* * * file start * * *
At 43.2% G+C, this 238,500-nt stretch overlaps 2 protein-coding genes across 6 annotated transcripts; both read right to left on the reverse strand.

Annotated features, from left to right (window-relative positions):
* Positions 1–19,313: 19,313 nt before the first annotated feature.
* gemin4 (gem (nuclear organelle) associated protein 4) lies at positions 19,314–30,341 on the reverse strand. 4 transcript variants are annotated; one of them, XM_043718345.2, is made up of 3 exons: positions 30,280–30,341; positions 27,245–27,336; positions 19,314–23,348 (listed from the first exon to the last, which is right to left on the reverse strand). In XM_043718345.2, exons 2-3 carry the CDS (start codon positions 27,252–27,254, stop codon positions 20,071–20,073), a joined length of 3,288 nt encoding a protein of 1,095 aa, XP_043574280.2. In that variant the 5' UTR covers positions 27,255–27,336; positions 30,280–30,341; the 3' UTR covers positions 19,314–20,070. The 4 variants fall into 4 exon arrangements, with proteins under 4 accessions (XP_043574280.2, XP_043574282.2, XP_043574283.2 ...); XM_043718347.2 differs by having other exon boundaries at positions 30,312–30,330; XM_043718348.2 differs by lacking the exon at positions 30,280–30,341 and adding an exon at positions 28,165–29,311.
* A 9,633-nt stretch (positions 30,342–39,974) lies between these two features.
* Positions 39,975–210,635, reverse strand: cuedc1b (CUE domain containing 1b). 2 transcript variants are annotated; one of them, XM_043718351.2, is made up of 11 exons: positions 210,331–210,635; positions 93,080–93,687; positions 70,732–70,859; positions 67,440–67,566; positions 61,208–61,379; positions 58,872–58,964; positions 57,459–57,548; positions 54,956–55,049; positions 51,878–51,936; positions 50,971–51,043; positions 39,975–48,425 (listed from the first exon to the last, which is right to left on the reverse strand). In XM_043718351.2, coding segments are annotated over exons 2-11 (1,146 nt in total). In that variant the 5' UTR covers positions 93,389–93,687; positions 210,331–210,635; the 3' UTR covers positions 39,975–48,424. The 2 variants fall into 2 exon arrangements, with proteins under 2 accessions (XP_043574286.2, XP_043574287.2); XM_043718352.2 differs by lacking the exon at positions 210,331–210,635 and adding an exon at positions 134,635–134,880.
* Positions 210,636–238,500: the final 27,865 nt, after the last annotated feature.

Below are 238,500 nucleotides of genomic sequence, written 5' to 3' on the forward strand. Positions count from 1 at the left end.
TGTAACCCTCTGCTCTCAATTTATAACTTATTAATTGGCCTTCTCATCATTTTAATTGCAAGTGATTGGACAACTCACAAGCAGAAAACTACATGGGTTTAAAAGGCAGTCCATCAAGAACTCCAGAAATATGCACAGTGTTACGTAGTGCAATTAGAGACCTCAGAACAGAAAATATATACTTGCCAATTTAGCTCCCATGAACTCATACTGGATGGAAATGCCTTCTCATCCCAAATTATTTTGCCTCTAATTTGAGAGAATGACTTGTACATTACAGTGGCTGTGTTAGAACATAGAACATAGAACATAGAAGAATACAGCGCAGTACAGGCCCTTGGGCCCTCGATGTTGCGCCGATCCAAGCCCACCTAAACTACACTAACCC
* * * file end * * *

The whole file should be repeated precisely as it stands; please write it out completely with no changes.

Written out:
At 43.2% G+C, this 238,500-nt stretch overlaps 2 protein-coding genes across 6 annotated transcripts; both read right to left on the reverse strand.

Annotated features, from left to right (window-relative positions):
* Positions 1–19,313: 19,313 nt before the first annotated feature.
* gemin4 (gem (nuclear organelle) associated protein 4) lies at positions 19,314–30,341 on the reverse strand. 4 transcript variants are annotated; one of them, XM_043718345.2, is made up of 3 exons: positions 30,280–30,341; positions 27,245–27,336; positions 19,314–23,348 (listed from the first exon to the last, which is right to left on the reverse strand). In XM_043718345.2, exons 2-3 carry the CDS (start codon positions 27,252–27,254, stop codon positions 20,071–20,073), a joined length of 3,288 nt encoding a protein of 1,095 aa, XP_043574280.2. In that variant the 5' UTR covers positions 27,255–27,336; positions 30,280–30,341; the 3' UTR covers positions 19,314–20,070. The 4 variants fall into 4 exon arrangements, with proteins under 4 accessions (XP_043574280.2, XP_043574282.2, XP_043574283.2 ...); XM_043718347.2 differs by having other exon boundaries at positions 30,312–30,330; XM_043718348.2 differs by lacking the exon at positions 30,280–30,341 and adding an exon at positions 28,165–29,311.
* A 9,633-nt stretch (positions 30,342–39,974) lies between these two features.
* Positions 39,975–210,635, reverse strand: cuedc1b (CUE domain containing 1b). 2 transcript variants are annotated; one of them, XM_043718351.2, is made up of 11 exons: positions 210,331–210,635; positions 93,080–93,687; positions 70,732–70,859; positions 67,440–67,566; positions 61,208–61,379; positions 58,872–58,964; positions 57,459–57,548; positions 54,956–55,049; positions 51,878–51,936; positions 50,971–51,043; positions 39,975–48,425 (listed from the first exon to the last, which is right to left on the reverse strand). In XM_043718351.2, coding segments are annotated over exons 2-11 (1,146 nt in total). In that variant the 5' UTR covers positions 93,389–93,687; positions 210,331–210,635; the 3' UTR covers positions 39,975–48,424. The 2 variants fall into 2 exon arrangements, with proteins under 2 accessions (XP_043574286.2, XP_043574287.2); XM_043718352.2 differs by lacking the exon at positions 210,331–210,635 and adding an exon at positions 134,635–134,880.
* Positions 210,636–238,500: the final 27,865 nt, after the last annotated feature.

Below are 238,500 nucleotides of genomic sequence, written 5' to 3' on the forward strand. Positions count from 1 at the left end.
TGTAACCCTCTGCTCTCAATTTATAACTTATTAATTGGCCTTCTCATCATTTTAATTGCAAGTGATTGGACAACTCACAAGCAGAAAACTACATGGGTTTAAAAGGCAGTCCATCAAGAACTCCAGAAATATGCACAGTGTTACGTAGTGCAATTAGAGACCTCAGAACAGAAAATATATACTTGCCAATTTAGCTCCCATGAACTCATACTGGATGGAAATGCCTTCTCATCCCAAATTATTTTGCCTCTAATTTGAGAGAATGACTTGTACATTACAGTGGCTGTGTTAGAACATAGAACATAGAACATAGAAGAATACAGCGCAGTACAGGCCCTTGGGCCCTCGATGTTGCGCCGATCCAAGCCCACCTAAACTACACTAACCC